Chris Hickey

Reporter / Anchor

Chris Hickey was born and raised in Houston, Texas, spending his teenage years in Camden, Ohio. He graduated from Hendrix College in Conway, Arkansas, majoring in English. He got his start in public radio working as a board operator at WMUB in Oxford, Ohio during his summer and winter breaks from school. Since graduating, he has made Little Rock home. He joined KUAR in September 2011 as a production intern and has since enjoyed producing, anchoring and reporting for the station. He is the composer of KUAR's Week-In-Review Podcast theme music and the associate producer of Arts & Letters

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One of three Legislature-sponsored ballot issues this election is a proposed constitutional amendment “concerning the terms, election and eligibility of elected officials.”

UALR sign
Chris Hickey / KUAR News

Top administrators at the University of Arkansas at Little Rock say the campus is due for “across the board” budget cuts of two percent for the remainder of the 2016-17 school year. 

In an email sent to faculty and staff late Wednesday, Chancellor Andrew Rogerson and Vice Chancellor for Finance and Administration Steve McClellan said the cuts were necessary to cover “necessary expenses.” They noted that UALR has incurred a drop in revenue this year due to a decline in enrollment. The email did not indicate what the latest enrollment figures were.

File photo. Construction of Big River Steel plant in Mississippi County.
bigriversteel.com

In addition to a citizen-driven ballot question on Medical Marijuana, Arkansas voters are getting to decide on three legislature-sponsored constitutional amendments in this election. One of those, Issue 3, would primarily allow the Arkansas Legislature to approve an unlimited amount of bond money to support new large-scale economic development projects. 

On the podcast this week:

-Hillary Clinton and Donald Trump face off in the final presidential debate this year. Trump says he won’t commit to accepting election results if he loses. What’s the Arkansas response?

-The state unemployment rate ticks up in September. Meanwhile Gov. Hutchinson tours China to talk trade and bring home some jobs.

-Arguments for and against Medical Marijuana ratchet up. We’ll talk TV ads, law enforcement and tax revenue ahead of the November 8th election.

Early voting begins Monday, October 24th. 

http://arkansashumanitiescouncil.org/

This week marks the 25th anniversary of the closing of the Arkansas Gazette, once the oldest newspaper west of the Mississippi. In 1957, as nine black students integrated Little Rock’s Central High School, the paper’s editorial stance in support of integration led it to win two Pulitzer Prizes.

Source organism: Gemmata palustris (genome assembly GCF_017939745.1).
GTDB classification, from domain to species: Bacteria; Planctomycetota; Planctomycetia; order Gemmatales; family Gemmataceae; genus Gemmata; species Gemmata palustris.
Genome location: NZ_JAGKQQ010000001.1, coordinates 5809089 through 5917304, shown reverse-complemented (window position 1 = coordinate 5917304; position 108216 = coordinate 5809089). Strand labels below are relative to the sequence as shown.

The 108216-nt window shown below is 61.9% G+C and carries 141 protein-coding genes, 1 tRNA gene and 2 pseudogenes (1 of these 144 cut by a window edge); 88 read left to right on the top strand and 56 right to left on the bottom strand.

On this week's podcast, a look at Arkansas political candidates discussing Republican presidential candidate Donald Trump, Arkansas Supreme Court rulings removing a couple of proposed constitutional amendments from consideration in next month's election, and the demolition of the Broadway Bridge not going quite as expected.

You can listen to the podcast above or Subscribe on iTunes.

Arkansas Advocates for Children and Families and the Arkansas Chapter of the American Academy of Pediatrics released  joint statement Wednesday opposing two statewide ballot measures to legalize medical marijuana.  In a press release, the organizations gave the following reasons for the opposition:

There are currently no published studies on the efficacy of the marijuana plant as a medication in children.

-Two vice-presidential candidates exchange verbal punches in their first and only debate. Meanwhile, Arkansas’s Junior US Senator Tom Cotton visits Iow. 2020 on the mind?

-A man dies in a Texarkana jail. A newly released video shows a struggle with guards and pleas of “I can’t breathe.”

-Oil and Gas Industry representatives mingle with Arkansas politicians in Little Rock. From whence doth the energy flow?

-An invasive beetle further endangers Ash trees in Arkansas.

- And a celebrated east Arkansas Blues Festival kicks off.

Asa Hutchinson
Michael Hibblen / KUAR News

The Arkansas Public Service Commission met Tuesday to consider changes to regulations on the process by which homeowners with solar panels or windmills can sell electricity back to utilities.

Two associations representing the oil and gas industries are holding a joint meeting in Little Rock this week.

Members of the Arkansas Independent Producers and Royalty Owners, or AIPRO, are meeting with the Interstate Oil and Gas Compact Commission, which describes itself as a “multi-state agency.” The meeting takes place staring Sunday Oct. 2nd  and will end Tuesday Oct. 3rd.

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